Unique Handling and Ride Characteristics

Due to the extremely low weight and compact dimensions, the advantages in terms of handling already come into play when launching the boat, because a Thundercat can easily be launched alone without a trailer. Even launching on the beach is no problem, after all, the boats were designed precisely for these conditions. Of course, the same applies to getting the boat out of the water.

In addition, a Thundercat also provides outstanding handling on the water, because the low weight makes any maneuver child’s play and thanks to the speed tubes, the boat runs like on rails and even tight turns at high speeds are possible. The direct tiller steering also ensures that the handling is very direct, and you get great dynamic feedback steering the boat.

The catamaran-style design also makes for a very smooth ride, as a kind of air cushion is created between the hull and the water surface, which has a dampening effect while minimizing friction and maximizing buoyancy. It also prevents the tube from getting sucked down at higher speeds, as is often the case with conventional SIBs (for details read our comparison between SIBs and RIBs).

In the video below includes some stunning drone footage you get a good impression of the great ride characteristics.

Drone Footage of Thundercat

Superb Weight to Power Ratio

As mentioned in the introduction, the Thundercats’ weight-to-power ratio is simply unbeatable. And that, together with the great handling, of course makes for a permanent grin on the water. Some consider Thundercats to be a better alternative to jet skis because of their guaranteed fun, but they are cheaper, more flexible and much cooler.

Great Affordability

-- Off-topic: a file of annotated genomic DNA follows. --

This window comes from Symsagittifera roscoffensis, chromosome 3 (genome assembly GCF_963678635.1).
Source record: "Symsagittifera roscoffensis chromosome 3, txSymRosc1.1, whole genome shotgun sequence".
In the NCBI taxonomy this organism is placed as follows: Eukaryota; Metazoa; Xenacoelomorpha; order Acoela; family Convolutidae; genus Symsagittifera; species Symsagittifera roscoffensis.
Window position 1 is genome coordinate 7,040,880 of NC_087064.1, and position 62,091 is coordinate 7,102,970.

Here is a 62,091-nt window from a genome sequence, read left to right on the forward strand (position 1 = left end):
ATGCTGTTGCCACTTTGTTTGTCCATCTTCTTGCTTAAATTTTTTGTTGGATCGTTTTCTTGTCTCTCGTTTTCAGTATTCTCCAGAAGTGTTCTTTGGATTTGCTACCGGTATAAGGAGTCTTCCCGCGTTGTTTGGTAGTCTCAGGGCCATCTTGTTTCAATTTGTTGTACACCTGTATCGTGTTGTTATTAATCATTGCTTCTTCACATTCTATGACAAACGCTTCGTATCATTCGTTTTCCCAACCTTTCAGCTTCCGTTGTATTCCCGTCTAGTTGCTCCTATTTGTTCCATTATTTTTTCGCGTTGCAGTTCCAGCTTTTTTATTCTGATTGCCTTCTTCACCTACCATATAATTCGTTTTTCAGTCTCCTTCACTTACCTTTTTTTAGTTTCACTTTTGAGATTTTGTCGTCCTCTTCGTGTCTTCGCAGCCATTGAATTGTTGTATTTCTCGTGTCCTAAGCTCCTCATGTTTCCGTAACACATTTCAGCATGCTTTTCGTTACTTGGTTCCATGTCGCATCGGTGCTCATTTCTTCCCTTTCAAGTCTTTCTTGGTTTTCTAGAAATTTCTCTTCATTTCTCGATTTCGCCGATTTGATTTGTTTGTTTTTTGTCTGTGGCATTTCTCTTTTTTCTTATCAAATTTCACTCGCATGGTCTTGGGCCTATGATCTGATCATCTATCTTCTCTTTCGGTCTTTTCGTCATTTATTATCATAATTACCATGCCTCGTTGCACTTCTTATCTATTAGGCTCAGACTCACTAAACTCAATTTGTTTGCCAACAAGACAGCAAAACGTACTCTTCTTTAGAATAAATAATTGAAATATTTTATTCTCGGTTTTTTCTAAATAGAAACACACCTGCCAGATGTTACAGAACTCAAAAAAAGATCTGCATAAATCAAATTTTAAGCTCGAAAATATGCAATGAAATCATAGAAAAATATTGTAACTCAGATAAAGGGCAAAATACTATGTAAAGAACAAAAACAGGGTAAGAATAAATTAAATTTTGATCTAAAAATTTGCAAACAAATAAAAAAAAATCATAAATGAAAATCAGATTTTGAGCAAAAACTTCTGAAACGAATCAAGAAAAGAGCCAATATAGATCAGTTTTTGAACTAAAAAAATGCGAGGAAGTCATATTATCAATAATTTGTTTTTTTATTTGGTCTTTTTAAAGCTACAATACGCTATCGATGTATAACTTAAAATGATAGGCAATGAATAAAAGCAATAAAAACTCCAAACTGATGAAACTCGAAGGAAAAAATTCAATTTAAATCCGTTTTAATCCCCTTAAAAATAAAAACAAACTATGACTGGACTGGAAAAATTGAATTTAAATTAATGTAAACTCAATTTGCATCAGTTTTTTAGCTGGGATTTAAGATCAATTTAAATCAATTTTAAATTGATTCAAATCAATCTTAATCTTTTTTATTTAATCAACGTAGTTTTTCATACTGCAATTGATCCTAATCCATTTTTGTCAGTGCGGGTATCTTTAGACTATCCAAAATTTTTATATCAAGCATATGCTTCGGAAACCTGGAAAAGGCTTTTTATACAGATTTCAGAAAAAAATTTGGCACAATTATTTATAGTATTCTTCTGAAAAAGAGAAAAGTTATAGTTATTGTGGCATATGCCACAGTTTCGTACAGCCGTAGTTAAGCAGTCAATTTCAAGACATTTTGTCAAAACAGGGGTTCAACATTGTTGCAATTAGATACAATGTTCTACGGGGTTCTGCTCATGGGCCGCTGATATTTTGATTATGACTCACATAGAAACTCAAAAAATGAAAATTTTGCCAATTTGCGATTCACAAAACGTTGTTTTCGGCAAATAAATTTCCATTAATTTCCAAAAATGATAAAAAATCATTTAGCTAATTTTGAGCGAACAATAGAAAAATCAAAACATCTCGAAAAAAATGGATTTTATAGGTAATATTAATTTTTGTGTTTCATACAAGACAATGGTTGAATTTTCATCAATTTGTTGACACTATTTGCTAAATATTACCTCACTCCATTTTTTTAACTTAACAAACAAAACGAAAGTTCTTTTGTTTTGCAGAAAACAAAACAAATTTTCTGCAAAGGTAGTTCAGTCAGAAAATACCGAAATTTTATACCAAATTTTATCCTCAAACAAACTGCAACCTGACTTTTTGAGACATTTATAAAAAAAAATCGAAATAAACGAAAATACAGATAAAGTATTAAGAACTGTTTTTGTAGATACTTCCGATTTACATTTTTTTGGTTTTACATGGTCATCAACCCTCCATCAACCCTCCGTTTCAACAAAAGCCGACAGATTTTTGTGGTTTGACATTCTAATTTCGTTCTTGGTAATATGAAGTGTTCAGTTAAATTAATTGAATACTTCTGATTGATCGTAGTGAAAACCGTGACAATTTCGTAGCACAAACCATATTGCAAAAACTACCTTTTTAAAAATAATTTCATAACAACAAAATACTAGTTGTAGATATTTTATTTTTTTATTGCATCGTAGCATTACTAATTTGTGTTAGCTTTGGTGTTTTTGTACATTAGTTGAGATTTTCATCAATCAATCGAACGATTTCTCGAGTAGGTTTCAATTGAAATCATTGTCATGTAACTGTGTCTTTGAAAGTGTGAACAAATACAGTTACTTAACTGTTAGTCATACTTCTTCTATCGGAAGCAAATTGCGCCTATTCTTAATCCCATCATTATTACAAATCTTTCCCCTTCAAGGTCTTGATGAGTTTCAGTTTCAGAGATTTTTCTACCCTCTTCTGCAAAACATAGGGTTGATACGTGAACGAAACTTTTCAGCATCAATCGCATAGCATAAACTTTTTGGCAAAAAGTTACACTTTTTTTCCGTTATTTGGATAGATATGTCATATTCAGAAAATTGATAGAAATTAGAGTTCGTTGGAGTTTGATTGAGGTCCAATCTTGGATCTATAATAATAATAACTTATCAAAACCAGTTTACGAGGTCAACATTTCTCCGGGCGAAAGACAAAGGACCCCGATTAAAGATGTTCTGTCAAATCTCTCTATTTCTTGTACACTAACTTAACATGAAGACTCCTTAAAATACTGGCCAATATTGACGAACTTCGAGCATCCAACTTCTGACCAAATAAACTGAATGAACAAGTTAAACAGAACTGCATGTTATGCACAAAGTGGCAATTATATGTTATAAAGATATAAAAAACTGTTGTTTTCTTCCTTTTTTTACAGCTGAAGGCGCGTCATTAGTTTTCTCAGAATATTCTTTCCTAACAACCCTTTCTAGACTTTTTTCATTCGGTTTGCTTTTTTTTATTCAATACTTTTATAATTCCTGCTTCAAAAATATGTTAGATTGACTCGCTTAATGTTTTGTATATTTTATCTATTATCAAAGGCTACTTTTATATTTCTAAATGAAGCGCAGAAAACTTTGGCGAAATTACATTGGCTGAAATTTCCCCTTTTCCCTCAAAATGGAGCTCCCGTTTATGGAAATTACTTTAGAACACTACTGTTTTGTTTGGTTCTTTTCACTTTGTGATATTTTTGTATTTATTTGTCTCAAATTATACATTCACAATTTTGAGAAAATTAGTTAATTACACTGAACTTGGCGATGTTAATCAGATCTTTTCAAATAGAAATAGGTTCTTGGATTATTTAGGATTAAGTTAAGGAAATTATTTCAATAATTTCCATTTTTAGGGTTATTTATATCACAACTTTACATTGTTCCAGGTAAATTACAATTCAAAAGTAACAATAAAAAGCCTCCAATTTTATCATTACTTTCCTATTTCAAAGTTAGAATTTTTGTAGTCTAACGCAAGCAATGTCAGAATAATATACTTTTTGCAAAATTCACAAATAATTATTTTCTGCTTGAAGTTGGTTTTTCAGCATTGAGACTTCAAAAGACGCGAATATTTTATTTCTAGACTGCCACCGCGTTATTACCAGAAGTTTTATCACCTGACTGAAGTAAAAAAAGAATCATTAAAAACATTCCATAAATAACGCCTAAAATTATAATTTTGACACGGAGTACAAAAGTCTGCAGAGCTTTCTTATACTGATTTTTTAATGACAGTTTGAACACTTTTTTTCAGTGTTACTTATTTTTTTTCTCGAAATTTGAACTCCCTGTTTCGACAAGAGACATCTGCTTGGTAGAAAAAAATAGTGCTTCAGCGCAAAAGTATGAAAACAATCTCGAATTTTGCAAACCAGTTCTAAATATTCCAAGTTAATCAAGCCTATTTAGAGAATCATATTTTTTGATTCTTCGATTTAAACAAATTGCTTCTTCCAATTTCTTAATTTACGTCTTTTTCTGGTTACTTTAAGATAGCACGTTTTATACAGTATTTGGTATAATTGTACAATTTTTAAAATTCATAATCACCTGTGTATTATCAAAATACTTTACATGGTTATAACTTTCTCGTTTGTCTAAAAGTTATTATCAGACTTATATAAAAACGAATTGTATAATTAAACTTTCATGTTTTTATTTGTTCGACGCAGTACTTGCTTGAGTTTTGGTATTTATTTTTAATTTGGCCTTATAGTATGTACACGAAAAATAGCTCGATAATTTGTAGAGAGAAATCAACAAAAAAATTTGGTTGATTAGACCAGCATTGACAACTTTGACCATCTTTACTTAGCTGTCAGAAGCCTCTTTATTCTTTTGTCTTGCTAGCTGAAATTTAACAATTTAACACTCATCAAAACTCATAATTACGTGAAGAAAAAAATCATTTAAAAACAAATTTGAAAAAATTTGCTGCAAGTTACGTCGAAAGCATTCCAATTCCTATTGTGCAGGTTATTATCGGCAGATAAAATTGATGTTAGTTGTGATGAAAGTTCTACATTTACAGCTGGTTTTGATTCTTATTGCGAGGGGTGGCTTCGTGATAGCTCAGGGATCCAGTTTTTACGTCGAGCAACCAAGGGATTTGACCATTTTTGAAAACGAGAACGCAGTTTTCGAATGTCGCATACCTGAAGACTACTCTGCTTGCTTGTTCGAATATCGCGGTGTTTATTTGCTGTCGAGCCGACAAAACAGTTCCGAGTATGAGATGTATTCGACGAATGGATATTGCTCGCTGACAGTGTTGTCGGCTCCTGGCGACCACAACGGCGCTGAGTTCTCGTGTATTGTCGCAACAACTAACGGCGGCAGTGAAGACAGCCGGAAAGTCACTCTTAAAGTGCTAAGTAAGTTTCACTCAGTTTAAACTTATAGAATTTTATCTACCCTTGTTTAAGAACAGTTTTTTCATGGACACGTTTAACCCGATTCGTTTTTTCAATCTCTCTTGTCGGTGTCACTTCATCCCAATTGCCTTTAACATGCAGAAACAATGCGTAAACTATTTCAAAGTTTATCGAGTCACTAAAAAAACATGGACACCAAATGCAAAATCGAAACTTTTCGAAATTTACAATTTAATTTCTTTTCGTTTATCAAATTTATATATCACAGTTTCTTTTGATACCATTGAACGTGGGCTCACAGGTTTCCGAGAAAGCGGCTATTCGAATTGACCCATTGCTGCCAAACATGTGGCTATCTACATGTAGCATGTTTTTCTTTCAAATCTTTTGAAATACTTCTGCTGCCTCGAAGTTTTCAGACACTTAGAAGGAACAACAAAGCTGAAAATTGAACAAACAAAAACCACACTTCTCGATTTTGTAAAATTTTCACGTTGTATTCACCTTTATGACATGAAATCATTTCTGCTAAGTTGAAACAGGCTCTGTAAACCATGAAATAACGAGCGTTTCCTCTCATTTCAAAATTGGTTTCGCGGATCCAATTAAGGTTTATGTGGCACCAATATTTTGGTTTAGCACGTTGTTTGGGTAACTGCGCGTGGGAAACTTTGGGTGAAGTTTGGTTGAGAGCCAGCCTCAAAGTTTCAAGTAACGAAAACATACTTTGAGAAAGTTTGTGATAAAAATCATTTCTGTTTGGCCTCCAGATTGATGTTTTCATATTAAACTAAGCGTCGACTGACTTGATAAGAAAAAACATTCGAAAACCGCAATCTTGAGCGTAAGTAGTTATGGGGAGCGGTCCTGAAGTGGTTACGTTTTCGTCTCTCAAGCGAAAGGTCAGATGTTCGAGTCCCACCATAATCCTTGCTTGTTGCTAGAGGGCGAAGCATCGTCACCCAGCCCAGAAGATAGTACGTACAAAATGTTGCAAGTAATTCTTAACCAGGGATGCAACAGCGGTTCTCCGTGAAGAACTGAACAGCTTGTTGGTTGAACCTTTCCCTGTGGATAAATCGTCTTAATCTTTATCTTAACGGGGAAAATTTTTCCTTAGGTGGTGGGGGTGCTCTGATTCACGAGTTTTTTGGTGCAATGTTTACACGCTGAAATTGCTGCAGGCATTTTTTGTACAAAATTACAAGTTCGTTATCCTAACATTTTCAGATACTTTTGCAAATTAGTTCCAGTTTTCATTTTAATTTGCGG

In terms of initial investment, Thundercats are relatively budget-friendly, especially when you consider what a tremendous value they offer in terms of fun. They are also very inexpensive to operate and maintain, as there is no need for a permanent berth or even a trailer (though one is clearly recommended), and fuel consumption is also very economical. Any repairs can be carried out on your own, which is also easy on the wallet.

A True Eye Catcher

Despite all these great advantages, Thundercats are still rather rare to find and are therefore often real eye-catchers. In addition, many manufacturers of Thundercats offer a high degree of customization (in terms of color scheme) and you can create a true one-of-a-kind, which in our eyes is another advantage.


Risk of Flipping Over

However, the combination of high speeds and low weight comes with the risk of flipping over with the boat. Especially in wind and waves you should be careful. With the right caution, a Thundercat is nevertheless very safe, and you should not be deterred by its popular use as a racing boat, because it is also very well suited as a recreational boat.

Thundercat racing boat having only contact to the water on one side, almost flipping over
At high speeds, you can easily lose water contact. Source: Infanta Inflatables.

Sacrifices in Recreational Use

Just now we wrote about the fact that a Thundercat is also great as a recreational boat, but certain disadvantages cannot be ignored. For one thing, there is only little space on board for passengers and equipment, and especially for smaller children, safe riding is quite limited. Secondly, the transom is open, which is great for use in the surf, as any water that gets into the boat immediately flows out through the transom. However, not only the water is flushed out, but also everything else that is lying around in the boat and that is not secured. However, if this should really become a problem and you use the boat primarily for recreational purposes, you can easily close the transom.

Note: More information regarding a family-friendly, more leisure-oriented version of the Thundercat can be found further below in this article.

Limited Availability of Outboards

As described above, the choice of outboard motor falls primarily on light, simple 2-stroke models. The problem, however, is that in some parts of the world (e.g., throughout the EU), these can no longer be purchased new by private consumers, as they do not meet the strict emissions regulations. Within these regions, one must rely on the limited second-hand supply or obtain an engine through complicated, not entirely legal means.